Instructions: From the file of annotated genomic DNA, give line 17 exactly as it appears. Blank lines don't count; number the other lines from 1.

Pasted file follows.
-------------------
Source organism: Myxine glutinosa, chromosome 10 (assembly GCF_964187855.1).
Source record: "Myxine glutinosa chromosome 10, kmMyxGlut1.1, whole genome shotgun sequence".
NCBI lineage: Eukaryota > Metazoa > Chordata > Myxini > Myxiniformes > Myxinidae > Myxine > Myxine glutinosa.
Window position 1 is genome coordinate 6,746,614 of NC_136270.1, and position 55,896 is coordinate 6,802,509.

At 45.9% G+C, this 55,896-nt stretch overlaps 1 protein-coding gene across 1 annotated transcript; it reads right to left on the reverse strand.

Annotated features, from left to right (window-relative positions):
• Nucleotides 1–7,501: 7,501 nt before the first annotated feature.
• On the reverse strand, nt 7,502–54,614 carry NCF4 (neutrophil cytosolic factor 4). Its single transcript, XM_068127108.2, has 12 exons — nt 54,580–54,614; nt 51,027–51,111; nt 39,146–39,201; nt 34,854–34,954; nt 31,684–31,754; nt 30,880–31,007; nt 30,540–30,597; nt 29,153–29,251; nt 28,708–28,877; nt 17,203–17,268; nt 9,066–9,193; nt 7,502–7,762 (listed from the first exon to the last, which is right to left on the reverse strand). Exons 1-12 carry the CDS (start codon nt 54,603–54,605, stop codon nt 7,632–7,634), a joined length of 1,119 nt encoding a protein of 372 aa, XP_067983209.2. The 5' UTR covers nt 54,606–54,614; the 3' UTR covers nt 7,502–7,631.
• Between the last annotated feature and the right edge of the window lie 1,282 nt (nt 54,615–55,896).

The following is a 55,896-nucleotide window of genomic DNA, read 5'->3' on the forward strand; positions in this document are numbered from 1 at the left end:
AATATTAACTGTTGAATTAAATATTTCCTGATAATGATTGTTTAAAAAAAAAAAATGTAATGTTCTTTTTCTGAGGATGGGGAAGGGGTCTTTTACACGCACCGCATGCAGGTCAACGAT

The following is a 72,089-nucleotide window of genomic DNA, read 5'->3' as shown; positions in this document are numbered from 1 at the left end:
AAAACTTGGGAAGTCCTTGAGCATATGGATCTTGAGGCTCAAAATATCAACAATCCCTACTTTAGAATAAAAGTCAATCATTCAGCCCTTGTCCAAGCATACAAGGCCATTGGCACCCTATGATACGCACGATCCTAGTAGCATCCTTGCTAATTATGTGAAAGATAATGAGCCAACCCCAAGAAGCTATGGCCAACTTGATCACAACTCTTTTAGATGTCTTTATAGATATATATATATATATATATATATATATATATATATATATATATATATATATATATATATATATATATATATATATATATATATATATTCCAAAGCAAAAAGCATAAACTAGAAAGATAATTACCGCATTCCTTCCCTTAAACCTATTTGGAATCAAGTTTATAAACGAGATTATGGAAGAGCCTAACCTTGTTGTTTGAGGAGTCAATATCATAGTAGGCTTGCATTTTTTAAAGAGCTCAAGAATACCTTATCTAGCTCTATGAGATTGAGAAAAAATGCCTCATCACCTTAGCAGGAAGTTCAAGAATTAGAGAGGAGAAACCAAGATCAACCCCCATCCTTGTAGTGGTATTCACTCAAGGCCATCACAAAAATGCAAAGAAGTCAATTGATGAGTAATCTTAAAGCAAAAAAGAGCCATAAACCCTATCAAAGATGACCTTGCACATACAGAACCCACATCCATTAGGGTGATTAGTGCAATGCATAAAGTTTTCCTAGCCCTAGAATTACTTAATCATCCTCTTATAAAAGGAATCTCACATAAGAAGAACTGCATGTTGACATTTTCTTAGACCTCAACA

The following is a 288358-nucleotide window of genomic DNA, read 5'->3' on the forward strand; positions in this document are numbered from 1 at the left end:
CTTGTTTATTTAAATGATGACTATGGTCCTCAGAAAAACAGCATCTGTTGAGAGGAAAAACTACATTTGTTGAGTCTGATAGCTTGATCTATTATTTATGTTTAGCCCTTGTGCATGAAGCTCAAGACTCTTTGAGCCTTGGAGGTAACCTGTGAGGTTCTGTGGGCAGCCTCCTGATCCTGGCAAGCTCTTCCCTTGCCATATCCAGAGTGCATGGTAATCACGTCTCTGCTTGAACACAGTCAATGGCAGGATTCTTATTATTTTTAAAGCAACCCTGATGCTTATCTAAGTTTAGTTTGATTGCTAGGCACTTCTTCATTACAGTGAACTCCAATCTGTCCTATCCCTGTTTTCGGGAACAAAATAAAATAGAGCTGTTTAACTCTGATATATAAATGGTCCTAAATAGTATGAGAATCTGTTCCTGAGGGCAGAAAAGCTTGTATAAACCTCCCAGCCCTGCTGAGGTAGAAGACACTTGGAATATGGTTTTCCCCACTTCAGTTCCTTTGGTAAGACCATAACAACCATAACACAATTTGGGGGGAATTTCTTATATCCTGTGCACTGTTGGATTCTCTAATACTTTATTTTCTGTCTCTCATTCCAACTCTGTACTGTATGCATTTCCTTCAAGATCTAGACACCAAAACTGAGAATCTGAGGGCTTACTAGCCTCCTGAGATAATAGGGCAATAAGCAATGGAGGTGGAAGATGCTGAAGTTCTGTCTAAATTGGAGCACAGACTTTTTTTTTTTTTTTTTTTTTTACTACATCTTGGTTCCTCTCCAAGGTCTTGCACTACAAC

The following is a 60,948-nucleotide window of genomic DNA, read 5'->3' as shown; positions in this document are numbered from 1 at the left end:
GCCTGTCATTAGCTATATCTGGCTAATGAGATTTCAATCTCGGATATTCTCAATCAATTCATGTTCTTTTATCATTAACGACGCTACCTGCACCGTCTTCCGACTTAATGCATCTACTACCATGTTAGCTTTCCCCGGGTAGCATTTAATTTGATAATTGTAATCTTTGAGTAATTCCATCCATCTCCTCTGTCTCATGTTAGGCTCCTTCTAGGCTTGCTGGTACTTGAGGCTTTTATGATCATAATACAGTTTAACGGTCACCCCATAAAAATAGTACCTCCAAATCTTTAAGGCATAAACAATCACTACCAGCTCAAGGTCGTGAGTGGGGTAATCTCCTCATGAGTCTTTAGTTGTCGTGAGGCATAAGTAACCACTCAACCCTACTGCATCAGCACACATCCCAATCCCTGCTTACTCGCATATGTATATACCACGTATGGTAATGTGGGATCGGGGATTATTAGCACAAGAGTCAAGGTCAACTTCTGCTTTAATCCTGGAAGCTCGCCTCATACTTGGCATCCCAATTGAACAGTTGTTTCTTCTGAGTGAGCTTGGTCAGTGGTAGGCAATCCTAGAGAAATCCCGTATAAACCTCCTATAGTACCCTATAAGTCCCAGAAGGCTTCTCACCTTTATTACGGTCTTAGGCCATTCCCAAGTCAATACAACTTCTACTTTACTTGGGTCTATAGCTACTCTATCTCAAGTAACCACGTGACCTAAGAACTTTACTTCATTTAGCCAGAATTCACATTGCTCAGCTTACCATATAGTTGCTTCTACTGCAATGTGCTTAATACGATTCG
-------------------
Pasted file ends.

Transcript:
GCCTGTCATTAGCTATATCTGGCTAATGAGATTTCAATCTCGGATATTCTCAATCAATTCATGTTCTTTTATCATTAACGACGCTACCTGCACCGTCTTCCGACTTAATGCATCTACTACCATGTTAGCTTTCCCCGGGTAGCATTTAATTTGATAATTGTAATCTTTGAGTAATTCCATCCATCTCCTCTGTCTCATGTTAGGCTCCTTCTAGGCTTGCTGGTACTTGAGGCTTTTATGATCATAATACAGTTTAACGGTCACCCCATAAAAATAGTACCTCCAAATCTTTAAGGCATAAACAATCACTACCAGCTCAAGGTCGTGAGTGGGGTAATCTCCTCATGAGTCTTTAGTTGTCGTGAGGCATAAGTAACCACTCAACCCTACTGCATCAGCACACATCCCAATCCCTGCTTACTCGCATATGTATATACCACGTATGGTAATGTGGGATCGGGGATTATTAGCACAAGAGTCAAGGTCAACTTCTGCTTTAATCCTGGAAGCTCGCCTCATACTTGGCATCCCAATTGAACAGTTGTTTCTTCTGAGTGAGCTTGGTCAGTGGTAGGCAATCCTAGAGAAATCCCGTATAAACCTCCTATAGTACCCTATAAGTCCCAGAAGGCTTCTCACCTTTATTACGGTCTTAGGCCATTCCCAAGTCAATACAACTTCTACTTTACTTGGGTCTATAGCTACTCTATCTCAAGTAACCACGTGACCTAAGAACTTTACTTCATTTAGCCAGAATTCACATTGCTCAGCTTACCATATAGTTGCTTCTACTGCAATGTGCTTAATACGATTCG